Las Vegas-based Maverick Gaming announced last month that it had closed on the purchase of another five card rooms in Washington state, giving the company a total of 19 card rooms and nearly 290 table games in the state. The company also plans to add rooms in the suburban Seattle communities of Everett and SeaTac, as well as in the Tri-Cities region in Eastern Washington.
“To me it’s a fantastic, vibrant market with a huge Asian base,” says Maverick Gaming owner Eric Persson, noting that 4.4 million people live in the Seattle area, or almost double the number of people who live in Las Vegas, Henderson and North Las Vegas.
Persson, a Georgetown University Law School graduate who worked in Las Vegas for Michael Gaughan and commuted between Las Vegas and Washington, D.C. while earning his law degree, spoke of the similarities between the two gaming markets.
“Just like Las Vegas, there’s a customer base that would prefer to be closer to the (gambling) facilities and know our employees. That’s what the card rooms are,” says Persson, whose Maverick brand owns and operates 1,300 hotel rooms in Northern Nevada.
The state of Washington possesses one of the more intriguing gaming markets in the country, with offerings that include destination resorts, roadside stops and card rooms. The mix is reflective of Washington state’s vibrant tech economy, driven by such well-known brands as Microsoft and Amazon, and the region’s appeal to a wide range of people.
The state has a population of 7.2 million people with a median age of 37.7 and median household income of $67,106, according to 2016 statistics provided by the state of Washington. The state’s population is 69.3 percent white, 12.4 percent Hispanic and 8.11 percent Asian. Median property value in Washington is $306,400 and the home ownership rate is 62.5 percent, with an average commute time of 26.2 minutes.
“In California, most casinos seem to be larger facilities,” says Joe
Weinert, of the Atlantic City-based gaming market research firm Spectrum Gaming Group. “In Washington state we see a wider variety. Some are quite small. They might have a small deli with beverage service, and others are comparable to Las Vegas casinos in terms of their quality and the score of their offerings, not the size of the hotels. These are first-class casinos.”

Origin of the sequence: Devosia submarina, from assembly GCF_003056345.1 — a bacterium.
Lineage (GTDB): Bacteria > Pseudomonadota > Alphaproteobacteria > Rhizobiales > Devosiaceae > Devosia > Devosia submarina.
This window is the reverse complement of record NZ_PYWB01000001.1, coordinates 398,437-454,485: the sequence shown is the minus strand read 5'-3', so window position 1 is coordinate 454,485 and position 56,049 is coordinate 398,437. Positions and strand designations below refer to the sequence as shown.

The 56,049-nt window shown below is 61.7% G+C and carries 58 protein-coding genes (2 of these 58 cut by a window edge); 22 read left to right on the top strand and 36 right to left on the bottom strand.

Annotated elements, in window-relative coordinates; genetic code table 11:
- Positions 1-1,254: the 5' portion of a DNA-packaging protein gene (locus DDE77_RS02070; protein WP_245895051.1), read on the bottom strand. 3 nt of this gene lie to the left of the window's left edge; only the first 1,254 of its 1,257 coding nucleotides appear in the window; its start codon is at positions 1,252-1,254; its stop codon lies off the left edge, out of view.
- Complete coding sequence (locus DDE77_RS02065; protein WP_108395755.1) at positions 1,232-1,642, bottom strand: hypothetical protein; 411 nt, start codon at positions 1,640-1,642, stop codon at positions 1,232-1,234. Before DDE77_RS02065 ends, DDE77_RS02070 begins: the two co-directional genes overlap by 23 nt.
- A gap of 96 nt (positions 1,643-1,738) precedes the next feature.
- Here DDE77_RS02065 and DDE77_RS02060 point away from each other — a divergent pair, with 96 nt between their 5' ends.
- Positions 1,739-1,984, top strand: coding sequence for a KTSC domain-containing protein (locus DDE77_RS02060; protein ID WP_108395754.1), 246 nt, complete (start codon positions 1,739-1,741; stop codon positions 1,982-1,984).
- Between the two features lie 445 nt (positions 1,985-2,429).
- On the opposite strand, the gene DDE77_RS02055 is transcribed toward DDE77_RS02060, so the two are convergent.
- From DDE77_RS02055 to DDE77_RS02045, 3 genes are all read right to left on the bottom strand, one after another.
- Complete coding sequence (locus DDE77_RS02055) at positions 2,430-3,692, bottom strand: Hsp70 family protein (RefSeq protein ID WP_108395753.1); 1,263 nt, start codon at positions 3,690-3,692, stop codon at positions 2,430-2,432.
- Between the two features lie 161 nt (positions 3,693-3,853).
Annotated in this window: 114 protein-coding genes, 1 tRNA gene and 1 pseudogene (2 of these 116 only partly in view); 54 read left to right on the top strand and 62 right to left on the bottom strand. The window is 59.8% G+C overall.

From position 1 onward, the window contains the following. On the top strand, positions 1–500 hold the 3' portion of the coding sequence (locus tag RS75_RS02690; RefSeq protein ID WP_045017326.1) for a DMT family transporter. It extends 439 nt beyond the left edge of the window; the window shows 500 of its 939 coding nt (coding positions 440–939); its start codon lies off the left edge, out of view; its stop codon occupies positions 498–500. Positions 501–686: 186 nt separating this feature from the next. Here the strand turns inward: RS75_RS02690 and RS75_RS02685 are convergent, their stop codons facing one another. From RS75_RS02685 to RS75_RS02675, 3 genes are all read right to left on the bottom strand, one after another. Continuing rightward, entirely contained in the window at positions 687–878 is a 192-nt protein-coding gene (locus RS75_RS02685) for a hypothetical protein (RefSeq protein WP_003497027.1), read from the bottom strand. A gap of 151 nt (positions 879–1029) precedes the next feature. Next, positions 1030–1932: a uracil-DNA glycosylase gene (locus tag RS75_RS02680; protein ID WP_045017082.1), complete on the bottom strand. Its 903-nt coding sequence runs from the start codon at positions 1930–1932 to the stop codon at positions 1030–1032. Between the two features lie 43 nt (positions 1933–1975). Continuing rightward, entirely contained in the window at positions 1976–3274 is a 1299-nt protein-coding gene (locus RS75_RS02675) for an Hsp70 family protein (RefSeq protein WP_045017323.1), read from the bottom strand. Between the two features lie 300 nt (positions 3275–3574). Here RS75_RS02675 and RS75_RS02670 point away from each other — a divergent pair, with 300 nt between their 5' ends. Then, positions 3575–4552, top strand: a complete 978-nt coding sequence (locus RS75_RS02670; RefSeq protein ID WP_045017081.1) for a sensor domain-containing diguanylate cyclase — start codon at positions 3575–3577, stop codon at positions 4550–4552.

Washington has 34 tribal casinos and 56 card rooms, according to the American Gaming Association’s 2018 Survey of the Commercial Casino Industry.
The gambling participation rate for Washington adults is significantly higher than the U.S. average, according to the 2016 Spectrum Gaming report. Nationally, 32.5 percent of adults spent about $950 annually at casinos. Spectrum estimated three years ago that if Washington gaming customers maintained that national average, total gross gaming revenue at the state’s Indian casinos would be $1.61 billion. Instead, that figure totaled $2.67 billion in 2016.
In 2017, Washington tribes directly employed more than 30,715 Washington residents, ranking higher than such big brand retailers in the state as Safeway, Albertson’s and Walmart, according to a study released earlier this year by the Washington Indian Gaming Association. That same year, tribal governments paid more than $1.5 billion in employee compensation.
“The casinos there are on a par with casinos in any other state,” Spectrum’s Weinert says, “ranging from beautiful destination resorts to smaller slot parlors and card rooms for the drive-in market.”
The $510 million Ilani Casino Resort is a popular destination in southwest Washington, about 25 miles north of downtown Portland and 150 miles south of Seattle, along Interstate 5. The 100,000-square-foot casino floor opened two years ago on 156 acres of the Cowlitz Indian reservation and is managed in a partnership with the Mohegan Tribal Gaming Authority.
The gaming project received a great deal of pushback when it was first announced more than a decade ago, and was viewed as posing a direct financial challenge to the Oregon Lottery’s video poker revenues and multiple tribal casinos across the Columbia River in Oregon.